Today they celebrate 75 years of marriage, but party must wait amid COVID-19 outbreak

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Lillian and Emil Zapalski of Dearborn Heights share some of the secrets to staying together and happy for 75 years with News reporter Ariana Taylor. The Detroit News

Lillian Jaszek thought she was doing her civic duty when she wrote to her neighbor Emil Zapalski every week while he was deployedin the Coast Guard across the Atlantic during World War II. 

Lillian had no idea those letters would be the start of a love story that would stretch past seven decades.

She had no idea they’d spend their lives together, though they grew up with each other, stealing kisses through the fence between their homes on Waldo Street in Detroit. 

And Lillian had no idea they would have to celebrate their 75th wedding anniversary Tuesday quarantined at home in Dearborn Heights.  

After months of planning, and over a hundred invitations sent out, Lillian, 96, and Emil, 97, had to cancel their party because of the novel coronavirus pandemic. 

“It’s something that we thought we would never, never have to experience … it’s so sad,” Lillian said.

Lillian and Emil had small celebrations for their 25th and 50th anniversaries, but this year was going to be a big deal. 

The couple, who got married April 14, 1945, as the war was entering its final months, had rented a hall at Stefan’s Banquets center in Redford Township for their anniversary celebration April 26.

They invited everyone they knew, from their neighbors and the woman who cleans their house to their favorite restaurant owner. They even had professional pictures taken for the party, three days before Michigan had its first confirmed COVID-19 cases on March 10.

Lillian decided to cancel the party before Gov. Gretchen Whitmer even implemented her stay-at-home order March 23. What hurt, she said, was realizing she wouldn’t be able to hug everyone who would have come. 

“We’ll make sure you’ll have a very nice dinner,” said their daughter, Barbara Ganshorn, 62. “Maybe we’ll do a 75.5-year party in the fall.

This is the first anniversary the couple aren’t doing anything special to celebrate their love.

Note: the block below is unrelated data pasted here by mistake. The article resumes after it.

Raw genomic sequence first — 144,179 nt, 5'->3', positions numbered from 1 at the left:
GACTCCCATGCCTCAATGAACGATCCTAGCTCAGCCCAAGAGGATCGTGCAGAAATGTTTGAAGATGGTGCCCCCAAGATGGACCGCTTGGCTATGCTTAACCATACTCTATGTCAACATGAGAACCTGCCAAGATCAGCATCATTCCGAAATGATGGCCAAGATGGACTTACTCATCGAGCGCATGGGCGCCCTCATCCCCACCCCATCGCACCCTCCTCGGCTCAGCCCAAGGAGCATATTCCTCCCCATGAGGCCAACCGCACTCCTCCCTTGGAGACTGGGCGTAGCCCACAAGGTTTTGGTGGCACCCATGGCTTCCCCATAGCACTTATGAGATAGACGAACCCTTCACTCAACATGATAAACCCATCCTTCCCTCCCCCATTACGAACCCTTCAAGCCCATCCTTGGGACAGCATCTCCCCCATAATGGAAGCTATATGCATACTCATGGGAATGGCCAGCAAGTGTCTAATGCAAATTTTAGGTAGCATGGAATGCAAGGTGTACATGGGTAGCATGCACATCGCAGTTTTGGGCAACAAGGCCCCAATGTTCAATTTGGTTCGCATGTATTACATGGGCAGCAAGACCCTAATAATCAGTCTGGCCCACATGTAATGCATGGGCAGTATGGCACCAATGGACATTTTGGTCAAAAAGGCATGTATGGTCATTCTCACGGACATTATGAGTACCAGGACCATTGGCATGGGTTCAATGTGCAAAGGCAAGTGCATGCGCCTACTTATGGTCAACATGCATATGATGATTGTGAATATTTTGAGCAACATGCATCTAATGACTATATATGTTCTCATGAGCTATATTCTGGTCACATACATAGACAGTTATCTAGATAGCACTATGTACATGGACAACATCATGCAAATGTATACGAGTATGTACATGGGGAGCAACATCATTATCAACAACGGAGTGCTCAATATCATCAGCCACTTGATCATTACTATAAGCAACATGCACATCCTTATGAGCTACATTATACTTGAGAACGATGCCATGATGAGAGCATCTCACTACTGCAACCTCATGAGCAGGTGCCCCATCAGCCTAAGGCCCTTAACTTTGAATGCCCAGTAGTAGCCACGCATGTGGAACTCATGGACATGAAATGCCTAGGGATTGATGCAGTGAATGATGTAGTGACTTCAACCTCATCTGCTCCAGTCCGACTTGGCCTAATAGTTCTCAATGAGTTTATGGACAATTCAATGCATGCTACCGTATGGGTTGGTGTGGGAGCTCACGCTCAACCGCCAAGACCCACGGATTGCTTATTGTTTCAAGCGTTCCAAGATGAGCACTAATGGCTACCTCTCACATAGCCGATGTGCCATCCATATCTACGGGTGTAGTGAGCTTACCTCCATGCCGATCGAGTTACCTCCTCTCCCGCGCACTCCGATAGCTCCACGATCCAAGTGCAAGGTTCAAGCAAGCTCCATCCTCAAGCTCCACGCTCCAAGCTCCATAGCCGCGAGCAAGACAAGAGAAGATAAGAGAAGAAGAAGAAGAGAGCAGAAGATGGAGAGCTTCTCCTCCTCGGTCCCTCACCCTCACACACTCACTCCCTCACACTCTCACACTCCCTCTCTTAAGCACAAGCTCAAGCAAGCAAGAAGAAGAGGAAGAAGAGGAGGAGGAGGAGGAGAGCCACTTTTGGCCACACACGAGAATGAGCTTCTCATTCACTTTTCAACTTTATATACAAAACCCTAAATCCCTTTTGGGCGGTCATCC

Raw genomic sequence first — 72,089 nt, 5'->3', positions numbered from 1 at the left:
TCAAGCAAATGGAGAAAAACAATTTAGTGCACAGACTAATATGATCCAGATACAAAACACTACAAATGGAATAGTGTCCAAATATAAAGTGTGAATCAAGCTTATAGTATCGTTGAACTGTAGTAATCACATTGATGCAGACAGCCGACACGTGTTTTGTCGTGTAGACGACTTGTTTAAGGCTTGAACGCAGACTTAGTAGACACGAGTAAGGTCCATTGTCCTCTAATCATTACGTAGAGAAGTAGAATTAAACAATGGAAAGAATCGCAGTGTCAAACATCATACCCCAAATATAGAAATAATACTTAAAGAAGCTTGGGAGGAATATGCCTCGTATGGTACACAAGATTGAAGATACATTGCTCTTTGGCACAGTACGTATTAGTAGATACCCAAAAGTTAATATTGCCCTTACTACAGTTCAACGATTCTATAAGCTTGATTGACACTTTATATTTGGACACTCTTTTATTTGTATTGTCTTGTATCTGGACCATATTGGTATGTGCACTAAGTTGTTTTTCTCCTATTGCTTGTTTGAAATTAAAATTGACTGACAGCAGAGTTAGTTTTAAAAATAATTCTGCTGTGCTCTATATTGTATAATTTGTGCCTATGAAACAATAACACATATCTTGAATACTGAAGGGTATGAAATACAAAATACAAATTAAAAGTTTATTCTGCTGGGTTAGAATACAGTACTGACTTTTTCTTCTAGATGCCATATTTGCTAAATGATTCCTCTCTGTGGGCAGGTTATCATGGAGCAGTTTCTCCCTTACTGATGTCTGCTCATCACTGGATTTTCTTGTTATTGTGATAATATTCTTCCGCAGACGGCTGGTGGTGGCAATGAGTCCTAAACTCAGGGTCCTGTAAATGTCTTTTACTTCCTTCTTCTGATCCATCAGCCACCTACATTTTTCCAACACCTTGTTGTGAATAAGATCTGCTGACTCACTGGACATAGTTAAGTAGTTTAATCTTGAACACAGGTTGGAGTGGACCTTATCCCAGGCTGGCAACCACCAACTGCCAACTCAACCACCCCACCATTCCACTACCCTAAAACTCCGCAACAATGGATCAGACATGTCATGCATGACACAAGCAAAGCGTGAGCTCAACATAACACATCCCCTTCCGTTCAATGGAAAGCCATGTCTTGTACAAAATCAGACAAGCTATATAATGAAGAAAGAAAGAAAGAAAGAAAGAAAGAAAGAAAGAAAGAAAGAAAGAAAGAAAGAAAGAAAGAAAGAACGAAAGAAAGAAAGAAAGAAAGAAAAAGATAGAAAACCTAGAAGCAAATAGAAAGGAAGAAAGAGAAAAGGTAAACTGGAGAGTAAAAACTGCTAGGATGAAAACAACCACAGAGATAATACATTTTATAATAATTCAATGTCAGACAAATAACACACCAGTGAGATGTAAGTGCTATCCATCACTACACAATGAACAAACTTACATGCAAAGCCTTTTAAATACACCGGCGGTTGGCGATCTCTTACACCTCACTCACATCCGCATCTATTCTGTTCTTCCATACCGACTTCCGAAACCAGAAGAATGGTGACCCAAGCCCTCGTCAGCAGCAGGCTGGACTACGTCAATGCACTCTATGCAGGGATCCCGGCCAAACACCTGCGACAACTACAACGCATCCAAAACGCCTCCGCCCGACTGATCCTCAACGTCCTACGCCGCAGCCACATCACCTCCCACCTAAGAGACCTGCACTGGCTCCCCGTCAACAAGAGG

Emil proposed to Lillian on Sweetest Day in 1944, they walked down the road to George’s Coney Island on Michigan Avenue to commemorate their engagement with coney dogs. 

When they had kids, they would send them off to family members and go somewhere overnight to “rekindle their love” on their anniversary.

“We’re patient with each other,” Lillian said as Emil nodded and crossed his fingers. “We never argue, we never went to sleep mad at each other … we just take one day at a time, and that’s it.”

Emil was on leave when he proposed to Lillian and told her whenever he got a 30-day leave, that’s when they would get married. 

A few months later, Emil got his leave on April 1, 1945, and they planned their wedding in 13 days. There wasn’t enough time to mail invitations, so they called their guests to invite them to the wedding and ask for their meat rations, since the country was still suffering shortages caused by the war effort. 

The wedding was small, with only about 50 people invited. Since most men had been drafted into the war, they went to the USO and asked if the soldiers there would like to dance with the women at their wedding. 

For their honeymoon, Emil and Lillian went to New York City, where they stayed long enough to experience V-E Day on May 8 in Times Square. 

Emil and Lillian have five children, eight grandchildren, and eight great-grandchildren. They’re still in love, Lillian said, as they hugged each other. 

Emil calls Lillian by her Polish name, Lodzia, and says she’s a great gardener. 

Their children and grandchildren share in the disappointment of having to cancel the celebration.

“If anything, this was for us, because we are never going to see somebody have 75 years of marriage in our lifetime,” said their grandson, Neil Ganshorn, 31. 

Since the stay-at-home order, they sit on the couch and watch the 7 p.m. Mass at St. Linus Church in Dearborn Heights and then “Jeopardy!” right after. Every morning for breakfast, Emil peels oranges and Lillian separates them into pieces. 

There’s one secret to how Emil and Lillian have lasted in marriage for so long. It’s a secret she tells her kids and grandkids at their weddings. 

“Don’t nag but suggest,” Lillian said. “I tell that to all the people … never nag your husband.”

Every year, Emil and Lillian’s church, Our Lady of Grace in Dearborn Heights, has an anniversary Mass. Everyone who’s married stands up. The priest says, “If you’ve been married for less than a year sit down, if you’ve been married for less than five years sit down” and so on. 

Every year, Emil and Lillian are the last couple standing. 

When asked what’s it like being married for 75 years, Emil said, “I could still go for another 75.”

ataylor@detroitnews.com

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